Volkswagen to slash up to 7,000 jobs in new savings drive

2018 Volkswagen Atlas images

Volkswagen will slash up to 7,000 positions, in order to increase productivity and provide 5.9 billion euros ($6.7 billion) of annual savings at its core VW brand by 2023, in its recent attempt to increase profitability at its top-selling division.

The plan, declared on Wednesday, comes a day after Volkswagen warned it would slash jobs as it accelerates the rollout of electric vehicles, that are less complex to build and require fewer employees.

Volkswagen has struggled to raise profitability at the VW brand for years. Last year, the brand’s operating margin dropped to 3.8 percent, lagging peers such as Peugeot that delivered a margin of 8.4 percent.

The VW brand is aiming a 6 percent margin in 2022.

The automaker has ruled out compulsory layoffs until 2025, but early retirement of staff employed in administrative posts at the company’s headquarters in Wolfsburg, Germany, will help decrease the workforce by 5,000 to 7,000, it said.

The new cost-cutting drive is a continuation of Volkswagen’s 3 billion euros Zukunftspakt savings plan. Until now, VW has realized around 2.4 billion euros of the planned 3 billion yearly cost savings by 2020.

The 5.9 billion euro goal for 2023 comes on top of the 2020 target, the company stated.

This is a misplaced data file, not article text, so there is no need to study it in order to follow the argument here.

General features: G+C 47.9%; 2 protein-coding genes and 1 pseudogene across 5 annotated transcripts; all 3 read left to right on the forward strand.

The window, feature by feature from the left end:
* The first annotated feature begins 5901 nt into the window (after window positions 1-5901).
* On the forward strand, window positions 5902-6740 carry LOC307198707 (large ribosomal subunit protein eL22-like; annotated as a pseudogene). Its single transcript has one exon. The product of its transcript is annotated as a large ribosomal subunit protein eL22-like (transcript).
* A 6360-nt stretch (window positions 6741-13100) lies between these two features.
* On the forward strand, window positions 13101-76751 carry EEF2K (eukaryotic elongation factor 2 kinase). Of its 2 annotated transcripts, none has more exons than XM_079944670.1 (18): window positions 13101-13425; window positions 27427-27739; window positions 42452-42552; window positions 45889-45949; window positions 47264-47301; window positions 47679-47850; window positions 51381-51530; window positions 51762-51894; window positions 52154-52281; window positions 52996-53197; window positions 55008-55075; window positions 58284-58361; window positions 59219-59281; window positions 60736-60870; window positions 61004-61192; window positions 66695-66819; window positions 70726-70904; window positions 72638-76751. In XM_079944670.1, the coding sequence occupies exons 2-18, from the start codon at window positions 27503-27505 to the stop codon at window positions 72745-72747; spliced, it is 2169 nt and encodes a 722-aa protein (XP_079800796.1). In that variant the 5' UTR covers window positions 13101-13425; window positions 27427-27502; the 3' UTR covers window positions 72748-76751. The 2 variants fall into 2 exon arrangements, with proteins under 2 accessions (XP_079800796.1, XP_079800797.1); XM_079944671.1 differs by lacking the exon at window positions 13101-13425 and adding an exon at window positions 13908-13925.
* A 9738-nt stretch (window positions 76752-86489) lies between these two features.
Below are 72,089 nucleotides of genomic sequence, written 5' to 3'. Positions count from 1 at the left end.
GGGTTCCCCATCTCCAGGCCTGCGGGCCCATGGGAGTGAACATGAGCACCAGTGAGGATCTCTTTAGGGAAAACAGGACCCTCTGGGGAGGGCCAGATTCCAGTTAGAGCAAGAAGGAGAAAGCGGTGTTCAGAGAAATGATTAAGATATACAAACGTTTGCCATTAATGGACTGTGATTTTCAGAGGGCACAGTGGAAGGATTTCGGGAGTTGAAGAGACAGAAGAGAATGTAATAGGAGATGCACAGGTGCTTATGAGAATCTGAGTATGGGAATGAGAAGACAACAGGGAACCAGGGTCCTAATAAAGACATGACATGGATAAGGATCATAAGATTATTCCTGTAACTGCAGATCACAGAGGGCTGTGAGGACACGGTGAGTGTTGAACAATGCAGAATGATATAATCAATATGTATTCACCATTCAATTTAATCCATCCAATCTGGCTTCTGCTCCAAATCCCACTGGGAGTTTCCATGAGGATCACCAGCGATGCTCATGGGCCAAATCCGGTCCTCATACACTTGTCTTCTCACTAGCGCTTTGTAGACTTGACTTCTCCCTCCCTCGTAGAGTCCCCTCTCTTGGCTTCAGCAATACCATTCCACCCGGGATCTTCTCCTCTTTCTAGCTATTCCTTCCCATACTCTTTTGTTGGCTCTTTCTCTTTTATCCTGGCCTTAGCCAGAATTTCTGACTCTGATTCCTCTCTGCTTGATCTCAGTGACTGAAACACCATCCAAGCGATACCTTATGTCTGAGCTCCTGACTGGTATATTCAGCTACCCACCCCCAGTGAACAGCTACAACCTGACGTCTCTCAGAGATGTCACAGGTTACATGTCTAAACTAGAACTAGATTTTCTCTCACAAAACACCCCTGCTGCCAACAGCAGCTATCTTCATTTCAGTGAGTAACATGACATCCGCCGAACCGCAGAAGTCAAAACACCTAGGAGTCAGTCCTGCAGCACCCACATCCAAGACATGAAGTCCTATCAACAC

At the same time, the automaker will create 2,000 new software jobs, together with electronics positions in technical development, it stated.

The company prepares to become the world’s biggest producer of electric cars by 2025, with the VW brand alone intending to build over 20 models on the group’s electric vehicles platform.

The first electric car on the platform – the “ID” – will show up in the showrooms in 2020 and the automaker expects the launch edition to sell out, VW’s board member for sales Juergen Stackmann stated.

VW refused to tell how many cars would be produced for the launch edition.

VW will start building the ID at a factory in Zwickau, Germany, which has a maximum yearly production capacity of 330,000 models. Zwickau will also construct electric cars for Volkswagen’s Seat and Audi brands.

After Zwickau, Volkswagen will rollout the production of electric vehicles to seven other factories globally including two plants in China and a factory located in Chattanooga, United States, VW stated.

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